Dismiss Notice
Join Physics Forums Today!
The friendliest, high quality science and math community on the planet! Everyone who loves science is here!

Why study Physics?

  1. Oct 1, 2014 #1
    Hello, I'm new in the forum and.. I'm sorry for my English but I'm Italian.

    I'm on this forum because I need other points of view.
    I'm 17 and I'm in front of the choice of the University.

    What do you think about studying Physics? And why study Physics? How are job opportunities for a young Msc in Physics?

    Thank you very much.
  2. jcsd
  3. Oct 1, 2014 #2


    User Avatar
    Science Advisor
    Gold Member

    For me, studying Math and Physics was probably the most rewarding experience in my life.

    To gain “knowledge of nature”.

    You might want to consider Engineering Physics.
  4. Oct 2, 2014 #3
    I know what is Engineering Physics.

    I prefer Physics! Because in Engineering, I don't like very much technical examinations.
    I love the idea of study Quantum Mechanics, General Relativity, the 4 fundamental interactions..
    But I also know that in the Bachelor, I will study classical physics. So i need to wait the Master.

    My dream is to do research in Particle/Theoretical Physics..

    But, on one hand there's the dream.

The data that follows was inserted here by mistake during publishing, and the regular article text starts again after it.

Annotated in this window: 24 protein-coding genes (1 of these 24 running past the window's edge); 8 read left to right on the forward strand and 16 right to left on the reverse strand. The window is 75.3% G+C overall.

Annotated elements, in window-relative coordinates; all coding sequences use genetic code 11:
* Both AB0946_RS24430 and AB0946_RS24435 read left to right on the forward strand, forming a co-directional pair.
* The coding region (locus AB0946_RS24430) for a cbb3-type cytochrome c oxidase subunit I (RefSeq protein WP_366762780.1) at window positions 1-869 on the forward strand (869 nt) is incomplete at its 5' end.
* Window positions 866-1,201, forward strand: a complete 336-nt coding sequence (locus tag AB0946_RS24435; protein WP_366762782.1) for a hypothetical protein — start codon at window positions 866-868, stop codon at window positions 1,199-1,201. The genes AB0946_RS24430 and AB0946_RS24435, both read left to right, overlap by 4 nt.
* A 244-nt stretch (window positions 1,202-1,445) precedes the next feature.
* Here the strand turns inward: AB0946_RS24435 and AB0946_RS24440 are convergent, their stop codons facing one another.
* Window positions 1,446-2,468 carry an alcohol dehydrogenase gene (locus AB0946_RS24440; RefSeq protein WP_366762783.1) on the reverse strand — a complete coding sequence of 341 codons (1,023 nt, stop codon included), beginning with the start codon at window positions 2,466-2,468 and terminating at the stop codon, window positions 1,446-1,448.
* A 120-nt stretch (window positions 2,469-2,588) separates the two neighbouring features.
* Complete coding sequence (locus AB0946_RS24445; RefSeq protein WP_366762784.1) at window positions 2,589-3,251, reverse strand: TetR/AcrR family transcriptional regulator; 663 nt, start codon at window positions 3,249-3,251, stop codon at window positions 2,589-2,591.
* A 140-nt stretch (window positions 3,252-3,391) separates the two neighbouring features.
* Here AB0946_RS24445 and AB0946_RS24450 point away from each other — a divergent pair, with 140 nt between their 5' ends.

On the other hand there's the job..

    Surely, an Engineer has more job opportunities than a Physicist, hasn't he?
  5. Oct 3, 2014 #4


    User Avatar
    Gold Member

    You pretty much have the right idea. I just graduated with MSc in Physics and job specifically for physics grads are pretty scarce, and you still need to take into account of the different physics disciplines. Engineering grad jobs are more numerous by about two orders of magnitude. You should do physics only if you REALLY like it (looks like you do) and want to pursue a career in academic research. I still advise you do an internship or two during undergrad holidays just in case you change your mind like I did (heh, I was too ignorant and stubborn to listen when people told me this).

    A somewhat common path for physicists to find non-academic jobs is to go into quantitative finance (or mathematical finance, computational finance, financial engineering, or whatever they call it in your university) and work with financial models, there are some postgrad programs for these but they tend to take two years so make sure you do all your career planning before you finish your undergrad.
Share this great discussion with others via Reddit, Google+, Twitter, or Facebook